There was a lot of activity going on at Monroe Central Jr./Sr. High School on Friday evening. Not only was there a Junior High track meet, but there was a ribbon cutting for the newly renovated greenhouse at the school located between Farmland and Parker City. The history of the Monroe Central Jr./Sr. High School greenhouse goes back more than 30 years.

The idea of a greenhouse to use with vocational agricultural education classes ( as they were called then) appealed to long-time agriculture teacher Carlton Clevenger. Mr. Clevenger taught agriculture from 1964 until 1996 at Monroe Central. Clevenger was an agricultural educator for  over 40 years, also teaching at Wayne, and Ward-Jackson schools. Clevenger loved plants, trees, and all types of cultivated vegetation. This love led him to investigate bringing new possibilities to the school and ways to build new opportunities for his students. Mr. Clevenger spent a considerable amount of time learning from others about how to grow various flowers and crops and how to utilize a greenhouse in a school setting. After much consideration and discussion with school supporters and the school board at the time, the decision was made to build a 26’x40’ greenhouse at the school. Ludy Greenhouse Mfg. of New Madison, Ohio built the original facility. This facility incorporated polycarbonate plastic roof and side panels, heating units, exhaust fans, and cooling pad humidity control. The original greenhouse was built in 1990 at Monroe Central under the watchful eye of Mr. Clevenger.

Horticulture science and plant and soil science classes were soon introduced and supported as student class options in the student curriculum. Some of the crops that classes grew included spring vegetables and flowers, tree seedlings and grafting work, and one of Mr. Clevenger’s favorites, poinsettias.

The greenhouse has been renovated and updated to more modern standards. It features an aquaponics system. Aquaponics is a technique in which aquatic animals provide nutrients needed by the plants. Similar techniques date back to the Aztecs and even Ancient China and Egypt. The greenhouse at Monroe Central has a tank of tilapia that provide nutrients and fertilizer for plants, currently they are growing green beans using this technique. Some of the beans are quite large.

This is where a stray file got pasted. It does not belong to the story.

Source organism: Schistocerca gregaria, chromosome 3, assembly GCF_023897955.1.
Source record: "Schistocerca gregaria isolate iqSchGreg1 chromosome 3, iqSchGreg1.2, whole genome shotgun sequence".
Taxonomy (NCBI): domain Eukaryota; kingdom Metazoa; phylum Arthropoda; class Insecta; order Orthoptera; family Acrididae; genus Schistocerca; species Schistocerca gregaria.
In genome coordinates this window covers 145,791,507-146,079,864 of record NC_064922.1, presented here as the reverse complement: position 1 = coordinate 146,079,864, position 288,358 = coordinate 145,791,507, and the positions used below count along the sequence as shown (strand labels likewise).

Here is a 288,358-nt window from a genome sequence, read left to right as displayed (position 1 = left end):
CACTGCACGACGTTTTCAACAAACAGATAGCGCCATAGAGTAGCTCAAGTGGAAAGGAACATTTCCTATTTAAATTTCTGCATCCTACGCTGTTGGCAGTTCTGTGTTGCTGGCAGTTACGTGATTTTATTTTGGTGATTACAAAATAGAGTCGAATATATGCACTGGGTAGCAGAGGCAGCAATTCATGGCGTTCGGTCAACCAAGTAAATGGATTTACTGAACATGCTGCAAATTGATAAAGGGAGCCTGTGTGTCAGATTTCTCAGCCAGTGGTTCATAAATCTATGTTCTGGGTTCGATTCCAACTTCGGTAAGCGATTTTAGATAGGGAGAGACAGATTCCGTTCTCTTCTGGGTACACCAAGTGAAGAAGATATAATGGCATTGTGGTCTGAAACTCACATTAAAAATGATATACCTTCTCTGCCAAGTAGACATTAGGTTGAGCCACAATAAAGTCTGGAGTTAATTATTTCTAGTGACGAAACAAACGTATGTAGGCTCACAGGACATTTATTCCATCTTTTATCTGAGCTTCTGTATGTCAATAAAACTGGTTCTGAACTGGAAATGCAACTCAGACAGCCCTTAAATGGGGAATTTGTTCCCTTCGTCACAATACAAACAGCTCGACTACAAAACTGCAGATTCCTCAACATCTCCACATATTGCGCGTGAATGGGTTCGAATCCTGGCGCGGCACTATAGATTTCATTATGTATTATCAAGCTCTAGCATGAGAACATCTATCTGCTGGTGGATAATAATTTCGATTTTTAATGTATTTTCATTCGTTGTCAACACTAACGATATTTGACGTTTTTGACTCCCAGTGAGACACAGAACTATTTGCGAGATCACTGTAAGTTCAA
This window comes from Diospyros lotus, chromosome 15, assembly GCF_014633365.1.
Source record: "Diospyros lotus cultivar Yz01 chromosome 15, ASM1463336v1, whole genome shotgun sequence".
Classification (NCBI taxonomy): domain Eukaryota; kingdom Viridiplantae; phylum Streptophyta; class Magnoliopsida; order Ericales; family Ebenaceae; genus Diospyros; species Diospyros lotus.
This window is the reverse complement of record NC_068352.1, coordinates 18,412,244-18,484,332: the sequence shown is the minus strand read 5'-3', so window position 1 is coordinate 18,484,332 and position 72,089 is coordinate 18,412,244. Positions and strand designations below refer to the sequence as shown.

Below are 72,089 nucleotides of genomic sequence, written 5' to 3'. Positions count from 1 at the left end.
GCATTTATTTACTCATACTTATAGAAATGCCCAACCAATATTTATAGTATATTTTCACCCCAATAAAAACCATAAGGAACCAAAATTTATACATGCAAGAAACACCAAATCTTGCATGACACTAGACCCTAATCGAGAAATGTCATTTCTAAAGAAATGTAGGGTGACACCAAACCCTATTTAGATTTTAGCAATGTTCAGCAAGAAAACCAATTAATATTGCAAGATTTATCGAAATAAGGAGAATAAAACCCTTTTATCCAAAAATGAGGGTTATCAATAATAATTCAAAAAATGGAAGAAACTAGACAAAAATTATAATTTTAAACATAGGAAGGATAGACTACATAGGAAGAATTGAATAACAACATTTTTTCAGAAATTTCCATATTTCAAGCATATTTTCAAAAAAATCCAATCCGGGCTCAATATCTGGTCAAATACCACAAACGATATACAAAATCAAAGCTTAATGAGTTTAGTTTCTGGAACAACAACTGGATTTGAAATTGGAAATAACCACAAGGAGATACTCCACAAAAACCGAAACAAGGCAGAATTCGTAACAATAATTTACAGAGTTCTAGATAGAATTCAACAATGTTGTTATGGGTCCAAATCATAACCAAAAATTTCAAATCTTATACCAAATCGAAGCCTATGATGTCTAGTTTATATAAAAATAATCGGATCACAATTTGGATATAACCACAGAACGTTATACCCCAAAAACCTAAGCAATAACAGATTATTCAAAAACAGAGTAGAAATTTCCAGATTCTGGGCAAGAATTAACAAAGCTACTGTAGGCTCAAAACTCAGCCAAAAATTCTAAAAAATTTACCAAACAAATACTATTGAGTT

The Greenhouse also features aeroponics. A technique where plants are grown without soil inside of a pvc pipe and periodically misted with water. This is a relatively new technique as the first aeroponic plant support structure was patented in 1983. More traditional means are also used to grow plants allowing students to learn a variety of techniques and methods of growing and caring for plants.

Many months of goal setting, planning, and working on possibilities led to successes, as well as some roadblocks. Finally a makeover plan that would fit and was supported came to light for a renovation. In 2020, despite the many challenges in the world, progress started taking place on renovating the structure.

New acrylite roofing, side panels, heating, cooling, shading, electrical, storage, tables, water system, and flooring all have brought new life to the original structure.

The new greenhouse also features a spacious storage building where equipment can be stored. The stone quarry in Ridgeville provided the crushed stone used near the greenhouse where five bedding areas have been set up. Pumpkins were originally planted, but fell victim to frost. The greenhouse also features a small weather station.

There are still a few finishing touches to be added, but with the countless hours of work put in by students, faculty and volunteers the greenhouse was opened in time for the plant sale that will begin on May 7. “We would like to thank all of those who helped to make this a possibility,” stated Monroe Central Ag Teacher Jim Weiler. “We’d especially like to thank Anne Taylor, the entire Taylor family have put in a lot of hard work to make this a reality,” added Monroe Central Ag Teacher Christy Thornburg.

The new greenhouse will allow generations of students to come the opportunity to learn a wide variety of methods and technologies used to grow healthy plants. Who knows, maybe one of the students will even end up developing some new ways to cultivate plants that will be revolutionary? Interested parties can keep an eye on the school’s Facebook page for updates as to what is happening in the greenhouse.

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